Paul Graziano
Paul Graziano (Jed Kirschbaum / Baltimore Sun)

Investigators from the U.S. Department of Housing and Urban Development are looking into allegations that maintenance workers in Baltimore's public housing demanded sexual favors in exchange for making repairs, the city's top housing official said Wednesday.

HUD investigators have "asked for additional information. We are cooperating with them," said Baltimore Housing Commissioner Paul T. Graziano.


The federal investigation comes as the Baltimore state's attorney's office has begun a criminal investigation and the Housing Authority of Baltimore City has launched its own review of allegations described in a federal lawsuit filed last month, officials have said.

Eleven women are plaintiffs in the lawsuit, which alleges that workers sought sex for repairs at three properties: Gilmor Homes, Westport and Govans Manor. Some of the women describe sexual assault, others harassment. All claim violations of their constitutional and fundamental rights, including the right to physical security.

A spokesman for HUD's inspector general declined to comment, citing department policy regarding investigations.

Graziano, speaking to reporters at City Hall after attending Wednesday's Board of Estimates meeting, said he was unaware of the sex-for-repairs allegations in "any actionable way" until the woman filed suit.

"The first place where we got real names, real allegations was Sept. 28," Graziano said. "We have been working around the clock since that time to address these matters."

The lawyer who filed the suit says others in the Housing Authority were told about the problem long before that.

As part of the lawsuit, four tenants and two union representatives filed detailed affidavits alleging that they told officials about the problem at least eight times from 2012 to 2015.

"Any claim that the Housing Authority was unaware of sexual extortion in public housing in time to act is categorically false," said attorney Cary J. Hansel, who filed the lawsuit. "The plaintiffs and their witnesses filed more than eight complaints, mostly in the last three years, of sexual misconduct so severe that any one instance should have been aggressively pursued by the authorities. Yet they were all ignored — which resulted in the continued subjugation of these women to the sexual demands of the housing authority maintenance staff."

Housing officials were told about the allegations as early as 2006, when an agency employee "complained to the Gilmor property manager that both the employee and tenants were harassed by maintenance men," Hansel said.

Graziano declined to respond Wednesday when asked about assertions that officials were notified, saying only that there are "points of contention" between housing officials and the claims made in the lawsuit.

"As soon as we became aware, we have taken very strong actions," Graziano said. "We have sat down with eight of the named plaintiffs and their counsel. We have taken very severe personnel actions. I can't discuss the details."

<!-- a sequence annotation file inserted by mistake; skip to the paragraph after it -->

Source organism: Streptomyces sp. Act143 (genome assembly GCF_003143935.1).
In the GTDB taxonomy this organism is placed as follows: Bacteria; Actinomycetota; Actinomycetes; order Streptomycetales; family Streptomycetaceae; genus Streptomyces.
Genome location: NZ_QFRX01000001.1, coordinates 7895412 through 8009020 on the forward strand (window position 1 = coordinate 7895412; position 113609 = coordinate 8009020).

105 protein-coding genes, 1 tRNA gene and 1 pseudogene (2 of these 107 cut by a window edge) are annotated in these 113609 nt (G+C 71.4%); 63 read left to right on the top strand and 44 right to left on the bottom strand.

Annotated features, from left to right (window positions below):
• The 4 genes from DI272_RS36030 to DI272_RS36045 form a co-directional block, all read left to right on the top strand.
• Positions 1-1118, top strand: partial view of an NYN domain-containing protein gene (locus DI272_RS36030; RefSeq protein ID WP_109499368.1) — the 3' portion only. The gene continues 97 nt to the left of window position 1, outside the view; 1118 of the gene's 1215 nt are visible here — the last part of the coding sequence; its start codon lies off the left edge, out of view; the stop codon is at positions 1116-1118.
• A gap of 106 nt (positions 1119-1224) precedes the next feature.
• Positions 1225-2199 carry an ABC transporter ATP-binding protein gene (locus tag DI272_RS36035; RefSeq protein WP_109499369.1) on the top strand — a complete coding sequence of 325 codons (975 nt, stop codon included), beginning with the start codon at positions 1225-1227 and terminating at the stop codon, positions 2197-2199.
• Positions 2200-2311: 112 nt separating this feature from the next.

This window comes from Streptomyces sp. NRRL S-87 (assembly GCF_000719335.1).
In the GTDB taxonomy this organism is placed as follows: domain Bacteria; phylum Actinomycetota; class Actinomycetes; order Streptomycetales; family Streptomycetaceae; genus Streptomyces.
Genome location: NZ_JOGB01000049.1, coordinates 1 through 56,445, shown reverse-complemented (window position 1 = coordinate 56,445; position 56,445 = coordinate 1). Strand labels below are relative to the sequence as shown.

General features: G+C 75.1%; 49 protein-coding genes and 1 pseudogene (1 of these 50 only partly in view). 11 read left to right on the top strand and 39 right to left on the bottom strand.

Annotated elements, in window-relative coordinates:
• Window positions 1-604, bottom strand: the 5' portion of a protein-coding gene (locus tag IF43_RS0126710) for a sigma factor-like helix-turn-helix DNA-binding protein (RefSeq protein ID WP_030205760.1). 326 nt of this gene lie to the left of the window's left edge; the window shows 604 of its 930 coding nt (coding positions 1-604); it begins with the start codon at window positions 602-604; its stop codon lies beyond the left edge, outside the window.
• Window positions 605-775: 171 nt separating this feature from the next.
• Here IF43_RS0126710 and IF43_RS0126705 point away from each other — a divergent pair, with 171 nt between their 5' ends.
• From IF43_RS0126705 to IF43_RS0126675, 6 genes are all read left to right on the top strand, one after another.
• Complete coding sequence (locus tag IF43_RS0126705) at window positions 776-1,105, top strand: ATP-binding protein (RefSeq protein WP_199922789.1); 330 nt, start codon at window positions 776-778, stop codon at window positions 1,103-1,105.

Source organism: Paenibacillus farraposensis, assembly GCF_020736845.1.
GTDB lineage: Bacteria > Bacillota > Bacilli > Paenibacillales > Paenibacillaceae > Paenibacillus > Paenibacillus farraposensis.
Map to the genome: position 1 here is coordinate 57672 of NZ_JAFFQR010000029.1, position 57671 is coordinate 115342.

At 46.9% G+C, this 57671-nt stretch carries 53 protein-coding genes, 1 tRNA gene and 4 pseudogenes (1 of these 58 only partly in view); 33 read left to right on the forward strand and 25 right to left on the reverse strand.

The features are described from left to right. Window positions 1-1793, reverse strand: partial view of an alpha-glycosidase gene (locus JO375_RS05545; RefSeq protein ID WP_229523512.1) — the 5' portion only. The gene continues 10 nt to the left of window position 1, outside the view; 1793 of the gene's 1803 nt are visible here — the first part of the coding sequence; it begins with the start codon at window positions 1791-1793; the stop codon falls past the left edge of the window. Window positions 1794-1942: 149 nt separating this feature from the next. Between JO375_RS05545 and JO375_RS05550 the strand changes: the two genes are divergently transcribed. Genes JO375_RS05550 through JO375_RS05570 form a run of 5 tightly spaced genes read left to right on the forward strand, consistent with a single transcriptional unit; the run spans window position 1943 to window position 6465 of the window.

Among the allegations, a 33-year-old woman who lives in Gilmor Homes says in the suit that she was coerced into performing oral sex on a maintenance man in 2008 so he would make repairs at her unit.

"She was young, scared, had just fled from an abusive relationship, and was worried about the health and safety of her daughter," the lawsuit states. "She felt she had no choice."

The lawsuit alleges that the "sexual demands have continued throughout her time at Gilmor and persist to the present."


Graziano, who serves both as the mayor's housing commissioner and as head of the federally funded housing authority, called the conduct described in the suit "totally unacceptable behavior. Anybody who engages in it will be dealt with in the harshest terms."

He has come under criticism over his handling of the allegations and the state of disrepair of Baltimore's public housing, where residents describe problems that include mice, roaches and mold.

Mayor Stephanie Rawlings-Blake has staunchly defended Graziano and did so again Wednesday, saying he is a national leader on housing issues.

"He is widely recognized across the country as one of the leading commissioners of a housing department," Rawlings-Blake said. She pointed to his plan to sell some public housing complexes to private developers as a way to raise money for much-needed renovations after the federal government sharply cut funding.

The mayor noted that her father grew up in Baltimore public housing at the Poe Homes.

"It's concerning all around," she said of the allegations. "That's why I'm looking forward to seeing the results of the investigation. The allegations are serious. They are something I'm taking seriously. ... Residents should not be made to feel vulnerable or preyed upon."

She praised Graziano's privatization plan, which she said would bring $350 million in improvements to the public housing complexes. She compared the lack of federal money to care for public housing to the lack of money to repair other infrastructure.

"It's like with water main leaks," Rawlings-Blake said. "We know there are going to be leaks today. We know there are going to be leaks tomorrow. Why? Because there's insufficient funding. It doesn't mean you should fire" public works director Rudy Chow.

Baltimore Sun reporter Yvonne Wenger contributed to this article.